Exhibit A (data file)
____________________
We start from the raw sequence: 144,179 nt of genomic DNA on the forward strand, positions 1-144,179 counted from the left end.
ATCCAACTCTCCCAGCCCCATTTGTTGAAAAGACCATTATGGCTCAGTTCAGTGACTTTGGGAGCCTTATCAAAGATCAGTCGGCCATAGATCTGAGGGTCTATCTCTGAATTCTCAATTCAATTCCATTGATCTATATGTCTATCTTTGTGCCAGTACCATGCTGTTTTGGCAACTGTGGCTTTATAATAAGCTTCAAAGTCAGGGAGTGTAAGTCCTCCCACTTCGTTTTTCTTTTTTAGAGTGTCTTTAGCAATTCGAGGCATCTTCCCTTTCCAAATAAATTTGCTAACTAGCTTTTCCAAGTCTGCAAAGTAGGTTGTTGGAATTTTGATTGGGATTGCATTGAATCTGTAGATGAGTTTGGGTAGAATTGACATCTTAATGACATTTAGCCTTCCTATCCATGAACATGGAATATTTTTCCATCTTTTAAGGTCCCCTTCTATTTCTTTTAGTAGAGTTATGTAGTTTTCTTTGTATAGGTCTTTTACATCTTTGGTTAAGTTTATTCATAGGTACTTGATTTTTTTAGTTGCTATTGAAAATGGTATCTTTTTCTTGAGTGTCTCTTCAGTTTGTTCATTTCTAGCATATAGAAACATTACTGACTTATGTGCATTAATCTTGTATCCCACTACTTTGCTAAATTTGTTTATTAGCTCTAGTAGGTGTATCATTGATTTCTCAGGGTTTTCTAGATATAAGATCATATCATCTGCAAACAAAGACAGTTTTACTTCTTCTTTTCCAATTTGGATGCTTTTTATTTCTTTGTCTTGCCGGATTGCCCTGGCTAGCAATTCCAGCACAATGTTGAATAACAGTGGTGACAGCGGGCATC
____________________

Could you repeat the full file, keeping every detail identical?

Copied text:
We start from the raw sequence: 144,179 nt of genomic DNA on the forward strand, positions 1-144,179 counted from the left end.
ATCCAACTCTCCCAGCCCCATTTGTTGAAAAGACCATTATGGCTCAGTTCAGTGACTTTGGGAGCCTTATCAAAGATCAGTCGGCCATAGATCTGAGGGTCTATCTCTGAATTCTCAATTCAATTCCATTGATCTATATGTCTATCTTTGTGCCAGTACCATGCTGTTTTGGCAACTGTGGCTTTATAATAAGCTTCAAAGTCAGGGAGTGTAAGTCCTCCCACTTCGTTTTTCTTTTTTAGAGTGTCTTTAGCAATTCGAGGCATCTTCCCTTTCCAAATAAATTTGCTAACTAGCTTTTCCAAGTCTGCAAAGTAGGTTGTTGGAATTTTGATTGGGATTGCATTGAATCTGTAGATGAGTTTGGGTAGAATTGACATCTTAATGACATTTAGCCTTCCTATCCATGAACATGGAATATTTTTCCATCTTTTAAGGTCCCCTTCTATTTCTTTTAGTAGAGTTATGTAGTTTTCTTTGTATAGGTCTTTTACATCTTTGGTTAAGTTTATTCATAGGTACTTGATTTTTTTAGTTGCTATTGAAAATGGTATCTTTTTCTTGAGTGTCTCTTCAGTTTGTTCATTTCTAGCATATAGAAACATTACTGACTTATGTGCATTAATCTTGTATCCCACTACTTTGCTAAATTTGTTTATTAGCTCTAGTAGGTGTATCATTGATTTCTCAGGGTTTTCTAGATATAAGATCATATCATCTGCAAACAAAGACAGTTTTACTTCTTCTTTTCCAATTTGGATGCTTTTTATTTCTTTGTCTTGCCGGATTGCCCTGGCTAGCAATTCCAGCACAATGTTGAATAACAGTGGTGACAGCGGGCATC